Malta and PCCs – What does the future hold?


A Protected Cell Company (“PCC”) is a single legal entity that acts as an insurance vehicle consisting of two essential parts – the ‘Core’, being the non-cellular part, and the ‘Cell/s’.  The core comprises the core assets which include the company’s core share capital, investments, assets and liabilities. The core sits as the Company’s backbone for most of the PCC’s business transactions.

Cells are created by the issue of a separate and distinct class of ‘cell’ shares. PCCs may be approved to carry out insurance, captive and/or reinsurance activities, as well as limited insurance intermediation activities. Each cell maintains its own assets and liabilities, that is, separate from other Cells within the structure, and from the Core. Hence, each cell has its own separate portion of share capital and the income, assets and liabilities of each cell are kept separate from all other cells and the core assets of the PCC. Each cell is ring-fenced, meaning that cell creditors only have recourse to the cellular assets attributable to the cell they have transacted with, thus generally granting a level of protection to core assets. However, the Cells are not vested with separate legal personalities and a PCC is considered to be one legal entity.

Although the assets and liabilities of the cells and the core are segregated, the creditors of a cell generally benefit from the right of secondary recourse to the assets of the core, provided that the assets of the cell with which a creditor transacted are first exhausted. Consequently, non-cellular assets may be utilised by a cell to help meet the cell’s liabilities. However, in terms of the Companies Act (Cell Companies Carrying on Business of Insurance) Regulations (the “PCC Regulations”), the right of recourse may be excluded if the relevant cell of the PCC exclusively carries on affiliated (captive) insurance business or business of reinsurance, by, inter alia, entering into a non-recourse agreement with the PCC. In the latter scenario, the assets of the core would not be available to satisfy the liabilities of the creditors of the cell if the assets of the cell are exhausted.

Solvency II Requirements and Benefits

Pursuant to the Solvency II Directive, the notional solvency capital requirements (“SCR”) of the core and each of its cells are calculated separately, as though the core and each of its cells were separate undertakings. The SCR could either be calculated using the standard formula or by adopting a full or partial internal model. In determining the notional SCR of the cell, one must draw a distinction between cells which have the right of secondary recourse and cells which preclude the right of secondary recourse to the capital of the core. Whereas in the former scenario, any shortfall in the cell’s SCR may be compensated for by the core’s assets, in the latter scenario, the cell must have sufficient funds in order to cover its notional SCR at all times.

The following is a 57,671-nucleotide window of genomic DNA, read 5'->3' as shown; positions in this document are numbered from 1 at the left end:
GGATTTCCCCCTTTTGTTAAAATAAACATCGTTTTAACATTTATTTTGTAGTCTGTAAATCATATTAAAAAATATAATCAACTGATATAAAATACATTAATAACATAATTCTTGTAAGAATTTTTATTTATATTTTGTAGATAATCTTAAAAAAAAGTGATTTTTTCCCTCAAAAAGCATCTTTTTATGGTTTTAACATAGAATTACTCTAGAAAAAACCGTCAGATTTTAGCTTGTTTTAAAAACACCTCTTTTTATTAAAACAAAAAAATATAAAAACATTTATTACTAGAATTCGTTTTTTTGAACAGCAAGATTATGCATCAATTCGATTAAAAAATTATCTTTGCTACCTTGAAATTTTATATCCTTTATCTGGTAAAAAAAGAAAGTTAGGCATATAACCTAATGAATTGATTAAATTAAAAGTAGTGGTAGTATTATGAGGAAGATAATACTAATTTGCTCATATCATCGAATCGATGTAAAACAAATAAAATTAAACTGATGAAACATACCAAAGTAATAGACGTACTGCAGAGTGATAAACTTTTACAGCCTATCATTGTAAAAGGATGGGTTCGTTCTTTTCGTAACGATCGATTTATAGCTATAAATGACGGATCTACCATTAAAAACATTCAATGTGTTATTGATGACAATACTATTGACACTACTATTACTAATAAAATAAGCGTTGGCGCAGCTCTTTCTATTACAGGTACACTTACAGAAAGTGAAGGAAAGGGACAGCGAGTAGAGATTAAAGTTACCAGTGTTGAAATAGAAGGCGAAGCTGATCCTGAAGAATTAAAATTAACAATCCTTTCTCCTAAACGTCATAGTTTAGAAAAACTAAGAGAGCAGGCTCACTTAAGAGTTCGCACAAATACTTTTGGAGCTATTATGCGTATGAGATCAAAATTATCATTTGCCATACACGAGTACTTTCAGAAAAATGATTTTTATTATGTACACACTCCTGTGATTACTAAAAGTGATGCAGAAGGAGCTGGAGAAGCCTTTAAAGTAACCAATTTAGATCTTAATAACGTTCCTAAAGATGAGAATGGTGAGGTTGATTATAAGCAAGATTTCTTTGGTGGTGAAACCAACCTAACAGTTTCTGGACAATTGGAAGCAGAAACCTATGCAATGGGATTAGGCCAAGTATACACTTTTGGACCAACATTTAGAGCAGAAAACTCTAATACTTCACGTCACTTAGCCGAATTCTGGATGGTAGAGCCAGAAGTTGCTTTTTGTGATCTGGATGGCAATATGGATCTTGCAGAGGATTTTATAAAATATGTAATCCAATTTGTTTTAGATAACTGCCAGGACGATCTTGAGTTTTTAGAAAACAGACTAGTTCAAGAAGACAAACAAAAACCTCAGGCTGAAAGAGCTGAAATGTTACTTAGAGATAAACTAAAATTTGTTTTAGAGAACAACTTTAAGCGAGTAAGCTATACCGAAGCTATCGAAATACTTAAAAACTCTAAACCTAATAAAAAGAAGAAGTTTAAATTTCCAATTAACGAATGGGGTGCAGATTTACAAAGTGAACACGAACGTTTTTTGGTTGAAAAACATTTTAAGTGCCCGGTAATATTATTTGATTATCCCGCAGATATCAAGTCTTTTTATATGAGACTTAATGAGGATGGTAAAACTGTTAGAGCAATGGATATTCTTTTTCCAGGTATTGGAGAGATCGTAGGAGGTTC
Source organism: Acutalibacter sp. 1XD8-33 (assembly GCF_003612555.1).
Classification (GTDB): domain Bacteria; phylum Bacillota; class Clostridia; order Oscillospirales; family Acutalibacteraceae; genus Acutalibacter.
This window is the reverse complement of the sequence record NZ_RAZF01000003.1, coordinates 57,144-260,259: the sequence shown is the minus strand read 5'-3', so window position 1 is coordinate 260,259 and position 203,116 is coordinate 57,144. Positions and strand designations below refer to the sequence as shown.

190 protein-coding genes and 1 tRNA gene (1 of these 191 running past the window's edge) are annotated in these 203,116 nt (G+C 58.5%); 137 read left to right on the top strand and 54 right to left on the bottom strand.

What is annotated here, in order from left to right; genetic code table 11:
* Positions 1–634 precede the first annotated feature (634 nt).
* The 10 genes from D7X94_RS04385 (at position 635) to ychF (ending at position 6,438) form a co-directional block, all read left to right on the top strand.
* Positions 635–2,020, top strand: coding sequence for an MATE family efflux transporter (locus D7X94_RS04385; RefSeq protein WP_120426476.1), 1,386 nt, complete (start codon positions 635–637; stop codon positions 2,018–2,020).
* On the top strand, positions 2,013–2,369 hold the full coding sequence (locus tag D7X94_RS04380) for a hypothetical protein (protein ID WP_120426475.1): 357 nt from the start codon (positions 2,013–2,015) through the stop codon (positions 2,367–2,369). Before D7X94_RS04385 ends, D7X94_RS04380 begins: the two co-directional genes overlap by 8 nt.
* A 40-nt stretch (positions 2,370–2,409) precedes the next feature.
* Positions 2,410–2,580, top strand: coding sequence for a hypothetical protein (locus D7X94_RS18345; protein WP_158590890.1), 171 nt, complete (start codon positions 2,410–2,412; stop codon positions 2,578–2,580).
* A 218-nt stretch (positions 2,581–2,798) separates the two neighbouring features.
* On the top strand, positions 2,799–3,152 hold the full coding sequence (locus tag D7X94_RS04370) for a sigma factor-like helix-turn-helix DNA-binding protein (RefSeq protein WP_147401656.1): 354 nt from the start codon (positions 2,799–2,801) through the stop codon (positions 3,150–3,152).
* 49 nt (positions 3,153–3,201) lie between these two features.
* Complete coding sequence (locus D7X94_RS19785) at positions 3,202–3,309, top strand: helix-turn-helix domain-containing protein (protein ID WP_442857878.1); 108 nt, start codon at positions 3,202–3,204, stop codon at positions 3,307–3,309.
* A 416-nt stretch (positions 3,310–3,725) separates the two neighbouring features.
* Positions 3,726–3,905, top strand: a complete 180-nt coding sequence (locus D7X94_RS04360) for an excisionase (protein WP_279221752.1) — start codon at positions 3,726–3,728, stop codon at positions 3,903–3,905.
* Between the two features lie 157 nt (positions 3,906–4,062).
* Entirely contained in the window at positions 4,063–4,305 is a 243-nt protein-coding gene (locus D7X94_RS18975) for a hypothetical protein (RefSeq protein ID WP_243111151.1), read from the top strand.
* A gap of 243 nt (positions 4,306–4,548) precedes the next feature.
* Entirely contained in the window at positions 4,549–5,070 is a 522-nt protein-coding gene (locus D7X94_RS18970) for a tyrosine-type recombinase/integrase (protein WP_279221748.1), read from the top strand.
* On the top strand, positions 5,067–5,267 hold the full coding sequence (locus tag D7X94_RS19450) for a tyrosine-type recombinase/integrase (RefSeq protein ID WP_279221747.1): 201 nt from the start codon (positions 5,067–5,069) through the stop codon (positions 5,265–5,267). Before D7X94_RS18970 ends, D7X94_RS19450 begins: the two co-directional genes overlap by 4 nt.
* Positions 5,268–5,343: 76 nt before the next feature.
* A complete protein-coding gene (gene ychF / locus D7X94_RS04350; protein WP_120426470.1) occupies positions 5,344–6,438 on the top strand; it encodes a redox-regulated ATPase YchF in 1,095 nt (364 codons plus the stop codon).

The SCR at PCC level is the total sum of the notional SCR of each cell and the notional SCR of the core. The PCC must satisfy the minimum capital requirement (“MCR”), depending on the nature of its business activities (for example whether reinsurance, captive, liability business).

Pillar II under Solvency II introduces an enhanced system of governance. The PCC structure offers economies of scale and significant cost burden sharing, and grants cells access to a common pool of knowledge and expertise within the common management system at the core of the PCC. Even though corporate procedures relating to each cell may not necessarily be identical, a common approach may be adopted by the board of the PCC which permeates the structure as a whole.

All transparency and reporting requirements under Pillar III of Solvency II may be carried out through the board of the PCC, resulting in a cost-effective structure which diminishes the burden on individual captives or insurers writing business through a cell.  Therefore the current legal framework regulating PCCs offers benefits which may be attractive for prospective investors (e.g. small or medium captives) by requiring low minimum capital requirements at cell-level, whilst safeguarding the interests of the underwriters and their creditors by affording adequate protection. These benefits also include:

  • a relatively quicker licensing process. In order for a person to carry on business of (re)insurance or insurance distribution activities in or from Malta, it requires the Malta Financial Services Authority’s (the “MFSA”) prior authorisation. However, setting up a Cell within a pre-licensed PCC structure entails a shorter process for the promoters to begin operations;
  • the MCR must be satisfied at the level of the PCC as a whole, not by each cell;